Corrections Canada report slams services for aboriginal offenders
"This report is a wakeup call for Correctional Services Canada"
More than 20 years ago, Parliament created the Corrections and Conditional Release Act, allowing the Correctional Service of Canada to include more aboriginal community involvement in corrections and respond to the unique needs and circumstances that contribute to high incarceration rates for aboriginal people.
But since then, not much has changed.
Disparities in opportunities and outcomes between aboriginal and non-aboriginal offenders continue to widen, finds a report issued March 7 by the Correctional Investigator of Canada, Howard Sapers.
“Close to one in four inmates in federal penitentiaries today are of aboriginal ancestry, yet aboriginal-specific legislative provisions are chronically under-funded, under-utilized and unevenly applied by the Correctional Service. In failing to fully meet Parliament’s intent, my review concludes that the federal correctional system perpetuates conditions of disadvantage for Aboriginal people in Canada,” Sapers said in his report.
The report, Spirit Matters: Aboriginal People and the Corrections and Conditional Release Act, notes that the Correctional Service of Canada does not have control over the number of offenders entering the federal system, but it can influence the number of offenders returning to a penitentiary after their release.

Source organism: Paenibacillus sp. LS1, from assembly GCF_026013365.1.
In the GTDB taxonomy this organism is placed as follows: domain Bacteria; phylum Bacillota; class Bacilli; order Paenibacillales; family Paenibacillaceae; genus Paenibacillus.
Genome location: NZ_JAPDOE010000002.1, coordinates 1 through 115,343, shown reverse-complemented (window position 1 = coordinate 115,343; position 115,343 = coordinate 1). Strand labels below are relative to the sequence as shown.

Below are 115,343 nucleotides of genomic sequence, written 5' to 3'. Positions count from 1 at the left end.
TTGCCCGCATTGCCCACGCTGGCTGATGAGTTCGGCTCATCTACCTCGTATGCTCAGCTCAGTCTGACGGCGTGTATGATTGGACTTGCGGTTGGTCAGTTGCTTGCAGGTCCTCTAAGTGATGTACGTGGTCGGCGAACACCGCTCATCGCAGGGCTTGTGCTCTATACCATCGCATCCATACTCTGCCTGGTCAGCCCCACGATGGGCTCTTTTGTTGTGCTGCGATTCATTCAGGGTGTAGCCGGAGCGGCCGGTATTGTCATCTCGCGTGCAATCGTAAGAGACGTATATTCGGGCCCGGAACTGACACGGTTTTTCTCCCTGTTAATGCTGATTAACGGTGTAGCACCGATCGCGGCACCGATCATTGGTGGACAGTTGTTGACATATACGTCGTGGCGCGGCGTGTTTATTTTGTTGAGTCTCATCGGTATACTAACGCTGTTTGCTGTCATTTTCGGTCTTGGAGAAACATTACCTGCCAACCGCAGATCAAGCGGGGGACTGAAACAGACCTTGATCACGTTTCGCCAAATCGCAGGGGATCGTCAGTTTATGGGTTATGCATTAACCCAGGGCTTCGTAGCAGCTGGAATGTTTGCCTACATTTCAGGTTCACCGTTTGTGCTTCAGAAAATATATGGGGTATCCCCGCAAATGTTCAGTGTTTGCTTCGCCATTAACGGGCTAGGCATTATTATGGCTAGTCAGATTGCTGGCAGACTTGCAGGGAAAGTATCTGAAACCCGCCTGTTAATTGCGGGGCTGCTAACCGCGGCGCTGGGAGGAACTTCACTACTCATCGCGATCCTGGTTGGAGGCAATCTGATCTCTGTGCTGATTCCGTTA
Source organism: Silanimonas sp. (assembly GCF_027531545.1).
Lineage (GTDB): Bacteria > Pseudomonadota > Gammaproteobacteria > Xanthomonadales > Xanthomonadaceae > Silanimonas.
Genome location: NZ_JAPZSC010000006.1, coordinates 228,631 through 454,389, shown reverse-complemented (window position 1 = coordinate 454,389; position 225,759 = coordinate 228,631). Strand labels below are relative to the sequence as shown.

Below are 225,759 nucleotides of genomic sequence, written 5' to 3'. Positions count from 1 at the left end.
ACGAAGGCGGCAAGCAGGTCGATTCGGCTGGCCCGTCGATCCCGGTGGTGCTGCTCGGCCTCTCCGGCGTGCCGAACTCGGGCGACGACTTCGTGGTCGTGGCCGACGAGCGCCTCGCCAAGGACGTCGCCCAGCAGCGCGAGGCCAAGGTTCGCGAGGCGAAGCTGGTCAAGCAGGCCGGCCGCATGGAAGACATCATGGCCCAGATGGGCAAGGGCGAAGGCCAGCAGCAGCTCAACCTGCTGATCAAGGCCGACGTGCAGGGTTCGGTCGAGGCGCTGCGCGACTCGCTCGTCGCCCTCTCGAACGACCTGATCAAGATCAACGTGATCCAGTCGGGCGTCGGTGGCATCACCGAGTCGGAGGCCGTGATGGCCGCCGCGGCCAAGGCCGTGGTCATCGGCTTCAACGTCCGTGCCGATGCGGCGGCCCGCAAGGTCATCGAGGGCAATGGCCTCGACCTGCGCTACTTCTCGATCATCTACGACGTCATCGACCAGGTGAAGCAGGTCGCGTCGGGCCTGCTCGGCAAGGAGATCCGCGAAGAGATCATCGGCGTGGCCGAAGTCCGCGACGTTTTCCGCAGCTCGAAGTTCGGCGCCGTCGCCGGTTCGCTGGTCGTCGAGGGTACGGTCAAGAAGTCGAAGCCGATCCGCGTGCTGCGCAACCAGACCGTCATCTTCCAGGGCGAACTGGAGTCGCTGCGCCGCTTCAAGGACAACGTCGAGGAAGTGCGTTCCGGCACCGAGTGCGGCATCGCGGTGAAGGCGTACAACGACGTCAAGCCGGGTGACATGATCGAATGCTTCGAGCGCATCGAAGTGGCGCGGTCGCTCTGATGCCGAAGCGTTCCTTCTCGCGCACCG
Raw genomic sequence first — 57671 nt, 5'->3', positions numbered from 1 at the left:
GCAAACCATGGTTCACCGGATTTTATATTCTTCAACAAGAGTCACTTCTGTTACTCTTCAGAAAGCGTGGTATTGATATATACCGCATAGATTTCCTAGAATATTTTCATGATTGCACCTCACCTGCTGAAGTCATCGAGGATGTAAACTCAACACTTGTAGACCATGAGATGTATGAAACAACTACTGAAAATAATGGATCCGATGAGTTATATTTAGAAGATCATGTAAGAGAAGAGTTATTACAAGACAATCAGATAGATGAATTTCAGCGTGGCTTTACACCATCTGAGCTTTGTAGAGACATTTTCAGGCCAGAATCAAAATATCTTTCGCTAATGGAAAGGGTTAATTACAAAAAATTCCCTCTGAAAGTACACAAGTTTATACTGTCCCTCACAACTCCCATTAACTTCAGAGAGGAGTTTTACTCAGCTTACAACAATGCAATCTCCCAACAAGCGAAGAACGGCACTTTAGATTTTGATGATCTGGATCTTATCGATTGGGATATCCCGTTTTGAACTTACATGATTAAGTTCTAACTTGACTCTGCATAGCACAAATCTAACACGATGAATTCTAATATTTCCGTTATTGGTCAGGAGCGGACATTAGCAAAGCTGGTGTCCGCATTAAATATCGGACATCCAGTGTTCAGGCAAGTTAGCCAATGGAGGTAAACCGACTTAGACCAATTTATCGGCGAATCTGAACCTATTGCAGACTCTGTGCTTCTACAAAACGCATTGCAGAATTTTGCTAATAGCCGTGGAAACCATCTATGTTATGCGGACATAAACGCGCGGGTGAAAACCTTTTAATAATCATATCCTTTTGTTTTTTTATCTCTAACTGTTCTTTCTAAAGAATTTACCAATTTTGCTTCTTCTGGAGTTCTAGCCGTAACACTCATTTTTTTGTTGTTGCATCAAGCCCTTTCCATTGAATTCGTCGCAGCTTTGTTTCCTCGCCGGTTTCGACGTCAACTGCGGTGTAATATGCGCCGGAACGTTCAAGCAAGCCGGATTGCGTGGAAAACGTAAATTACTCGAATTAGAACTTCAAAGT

“The enhancement of aboriginal cultural and spiritual opportunities for offenders, particularly if offered in an aboriginal environment, is acknowledged as a positive approach to the successful reintegration of aboriginal offenders,” it states.
The report found:
• Aboriginal offenders are under-represented in community supervision populations and over-represented in maximum security institutions;
• Aboriginal offenders now account for 21.5 per cent of the incarcerated population and 13.6 per cent of offenders supervised in the community;
• The total aboriginal offender population (community and institutional) represents 18.5 per cent of all federal offenders;
• In 2010-11, aboriginal women accounted for over 31.9 per cent of all federally incarcerated women, representing an increase of 85.7 per cent over the last decade;
• Aboriginal offenders serve disproportionately more of their sentence behind bars before first release;
• Aboriginal offenders are more likely to return to prison on revocation of parole; and,
• Aboriginal offenders are disproportionately involved in institutional security incidents, use of force interventions, segregation placements and self-injurious behaviour.
Other key findings of the report include:
• Limited understanding of Aboriginal people, culture and approaches to healing within federal corrections, especially among front line staff in facilities.
• Inadequate and uneven application of the Gladue judgment of 1999, which said hat differences in culture, language and socio-economic opportunities can create “unique” circumstances for aboriginal people, and, in some cases, these may mean that alternative or shorter sentences are more appropriate than jail;